As reported to you in an earlier Client Alert (Vol. 33 No. 23; July 27, 2018) the First District Court Appeal had held in Daugherty v. City and County of San Francisco, 24 Cal. App. 5th 928 (1st Dist. 2018) that disciplinary charges were timely where a senior officer aware of officer misconduct was not deemed “a person authorized to initiate an [administrative] investigation.” Alternatively, the Court also found timeliness applied where the statute of limitations period was tolled while said misconduct was also the “subject” of a related criminal investigation and prosecution.
The officers in Daugherty sought review of that decision by the California Supreme Court, or in the alternative, that the Court of Appeal decision be decertified for publication, which would have meant it could not be cited as legal precedent.
On September 12, 2018, the California Supreme Court acted to deny the petition for review of the decision by the Court of Appeal and denied the request for depublication. This disposes of this case and closes the door on further appellate review. The Court of Appeal decision as reported in our earlier Client Alert remains undisturbed and may be cited as legal precedent.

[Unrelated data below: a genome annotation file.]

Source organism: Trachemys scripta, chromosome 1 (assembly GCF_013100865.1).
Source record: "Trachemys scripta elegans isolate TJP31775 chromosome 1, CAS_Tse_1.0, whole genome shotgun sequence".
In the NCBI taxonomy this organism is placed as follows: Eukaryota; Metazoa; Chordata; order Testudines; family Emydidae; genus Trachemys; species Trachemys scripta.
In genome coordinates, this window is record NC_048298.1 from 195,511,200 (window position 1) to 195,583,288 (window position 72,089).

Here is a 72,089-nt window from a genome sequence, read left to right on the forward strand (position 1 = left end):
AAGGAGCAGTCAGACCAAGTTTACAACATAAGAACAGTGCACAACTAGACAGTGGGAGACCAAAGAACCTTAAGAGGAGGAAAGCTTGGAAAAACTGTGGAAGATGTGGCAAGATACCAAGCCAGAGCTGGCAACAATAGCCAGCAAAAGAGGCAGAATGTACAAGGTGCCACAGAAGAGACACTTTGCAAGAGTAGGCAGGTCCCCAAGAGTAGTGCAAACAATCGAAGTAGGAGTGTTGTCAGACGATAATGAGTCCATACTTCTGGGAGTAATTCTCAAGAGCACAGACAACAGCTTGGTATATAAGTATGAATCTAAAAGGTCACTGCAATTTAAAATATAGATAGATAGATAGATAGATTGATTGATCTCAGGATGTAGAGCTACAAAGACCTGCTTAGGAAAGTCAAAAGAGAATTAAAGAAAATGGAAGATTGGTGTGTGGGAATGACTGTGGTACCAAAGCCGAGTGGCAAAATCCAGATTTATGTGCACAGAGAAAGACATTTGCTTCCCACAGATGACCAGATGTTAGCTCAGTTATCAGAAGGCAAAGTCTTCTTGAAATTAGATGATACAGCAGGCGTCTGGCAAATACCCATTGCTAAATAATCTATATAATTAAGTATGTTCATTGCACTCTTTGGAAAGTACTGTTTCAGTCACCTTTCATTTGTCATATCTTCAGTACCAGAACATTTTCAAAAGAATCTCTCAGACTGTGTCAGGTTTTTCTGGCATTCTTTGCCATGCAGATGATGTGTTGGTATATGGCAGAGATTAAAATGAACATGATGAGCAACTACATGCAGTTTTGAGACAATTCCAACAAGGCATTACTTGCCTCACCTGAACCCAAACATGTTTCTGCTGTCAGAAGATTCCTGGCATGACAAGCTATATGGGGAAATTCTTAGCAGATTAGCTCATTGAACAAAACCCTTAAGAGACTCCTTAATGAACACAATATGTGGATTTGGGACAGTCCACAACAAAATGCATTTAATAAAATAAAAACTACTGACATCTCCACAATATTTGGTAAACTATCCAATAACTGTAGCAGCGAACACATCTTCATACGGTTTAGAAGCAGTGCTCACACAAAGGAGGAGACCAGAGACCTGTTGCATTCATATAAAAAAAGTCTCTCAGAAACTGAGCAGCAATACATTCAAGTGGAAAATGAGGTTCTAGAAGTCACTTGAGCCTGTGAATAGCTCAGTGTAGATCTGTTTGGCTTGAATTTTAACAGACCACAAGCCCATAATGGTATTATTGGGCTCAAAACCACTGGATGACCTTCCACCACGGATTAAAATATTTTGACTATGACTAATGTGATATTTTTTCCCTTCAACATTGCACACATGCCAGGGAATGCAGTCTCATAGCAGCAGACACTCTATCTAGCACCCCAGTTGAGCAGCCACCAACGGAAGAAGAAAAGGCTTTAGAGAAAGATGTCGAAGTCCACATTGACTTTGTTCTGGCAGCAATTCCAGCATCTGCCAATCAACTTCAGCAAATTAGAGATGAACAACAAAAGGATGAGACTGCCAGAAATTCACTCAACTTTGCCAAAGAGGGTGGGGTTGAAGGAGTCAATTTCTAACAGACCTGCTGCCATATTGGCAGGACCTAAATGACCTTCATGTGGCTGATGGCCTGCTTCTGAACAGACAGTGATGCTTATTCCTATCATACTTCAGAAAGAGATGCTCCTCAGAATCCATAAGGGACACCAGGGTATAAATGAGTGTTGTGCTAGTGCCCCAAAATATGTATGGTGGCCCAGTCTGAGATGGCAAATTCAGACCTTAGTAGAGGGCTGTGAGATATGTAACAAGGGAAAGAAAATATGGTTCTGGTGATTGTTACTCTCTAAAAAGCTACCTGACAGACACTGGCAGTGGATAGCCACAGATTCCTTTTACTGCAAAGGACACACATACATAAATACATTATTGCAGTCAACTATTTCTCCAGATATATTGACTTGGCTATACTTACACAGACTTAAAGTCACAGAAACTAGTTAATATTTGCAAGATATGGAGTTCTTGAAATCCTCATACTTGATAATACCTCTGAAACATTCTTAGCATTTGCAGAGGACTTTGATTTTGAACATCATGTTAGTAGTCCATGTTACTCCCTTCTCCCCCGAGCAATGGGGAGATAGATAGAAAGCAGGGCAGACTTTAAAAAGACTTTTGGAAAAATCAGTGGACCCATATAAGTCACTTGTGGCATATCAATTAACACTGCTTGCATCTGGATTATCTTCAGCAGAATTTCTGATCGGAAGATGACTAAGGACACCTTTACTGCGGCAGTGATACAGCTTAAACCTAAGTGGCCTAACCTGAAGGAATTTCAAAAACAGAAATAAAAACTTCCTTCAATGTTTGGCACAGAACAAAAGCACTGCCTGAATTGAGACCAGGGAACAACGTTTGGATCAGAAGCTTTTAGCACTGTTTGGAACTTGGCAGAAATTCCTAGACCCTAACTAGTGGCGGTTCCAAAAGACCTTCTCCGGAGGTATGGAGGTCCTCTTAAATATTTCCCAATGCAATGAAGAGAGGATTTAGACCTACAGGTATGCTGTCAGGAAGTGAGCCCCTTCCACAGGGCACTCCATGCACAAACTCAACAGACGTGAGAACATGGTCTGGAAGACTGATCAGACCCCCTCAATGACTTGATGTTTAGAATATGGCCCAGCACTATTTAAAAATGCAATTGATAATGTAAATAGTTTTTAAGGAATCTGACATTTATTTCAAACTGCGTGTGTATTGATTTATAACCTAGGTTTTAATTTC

HOW THIS AFFECTS YOUR AGENCY
The wall SFPD imposed was not unique; other agencies separate a criminal section that handles criminal misconduct, from an administrative section, dealing only with officer discipline. This may occur as between separate units of the same Department, as here in San Francisco, or it may arise where the employing agency retains responsibility for the administrative investigation while an outside agency conducts the criminal investigation. Daugherty supports agencies that implement such policies to ensure confidentiality of information and integrity of evidence gleaned in investigations while comporting with POBRA’s disciplinary notice regulations. In order to more comfortably understand statute of limitation issues, agencies should be aware of the details of judicial determinations that assess who is a person “authorized to initiate an investigation,” and in which contexts they apply. Agencies should also examine existing internal polices in consultation with their legal counsel to ensure that the responsibility and authority for the initiation of an internal or administrative investigation into alleged police misconduct clearly and plainly address this issue.
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